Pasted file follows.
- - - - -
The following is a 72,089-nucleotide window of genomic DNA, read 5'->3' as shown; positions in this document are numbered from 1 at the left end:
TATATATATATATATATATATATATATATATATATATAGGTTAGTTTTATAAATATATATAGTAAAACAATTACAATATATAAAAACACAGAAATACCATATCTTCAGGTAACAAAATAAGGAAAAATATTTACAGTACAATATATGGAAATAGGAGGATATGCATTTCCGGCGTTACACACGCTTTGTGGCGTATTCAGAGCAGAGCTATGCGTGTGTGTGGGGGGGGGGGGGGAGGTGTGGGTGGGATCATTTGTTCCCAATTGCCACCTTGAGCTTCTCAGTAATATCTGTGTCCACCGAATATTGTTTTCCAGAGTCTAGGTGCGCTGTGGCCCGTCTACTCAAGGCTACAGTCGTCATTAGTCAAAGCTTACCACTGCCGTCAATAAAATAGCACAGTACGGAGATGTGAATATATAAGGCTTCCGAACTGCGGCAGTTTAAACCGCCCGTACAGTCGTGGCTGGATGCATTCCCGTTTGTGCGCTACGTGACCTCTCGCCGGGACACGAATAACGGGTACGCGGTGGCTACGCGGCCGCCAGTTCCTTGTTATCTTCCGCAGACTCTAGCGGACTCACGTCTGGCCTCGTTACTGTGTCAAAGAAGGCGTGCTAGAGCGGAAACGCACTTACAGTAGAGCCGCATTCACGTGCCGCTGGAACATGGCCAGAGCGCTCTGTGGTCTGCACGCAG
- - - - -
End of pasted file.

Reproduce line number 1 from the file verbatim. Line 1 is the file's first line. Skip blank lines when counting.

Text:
The following is a 72,089-nucleotide window of genomic DNA, read 5'->3' as shown; positions in this document are numbered from 1 at the left end: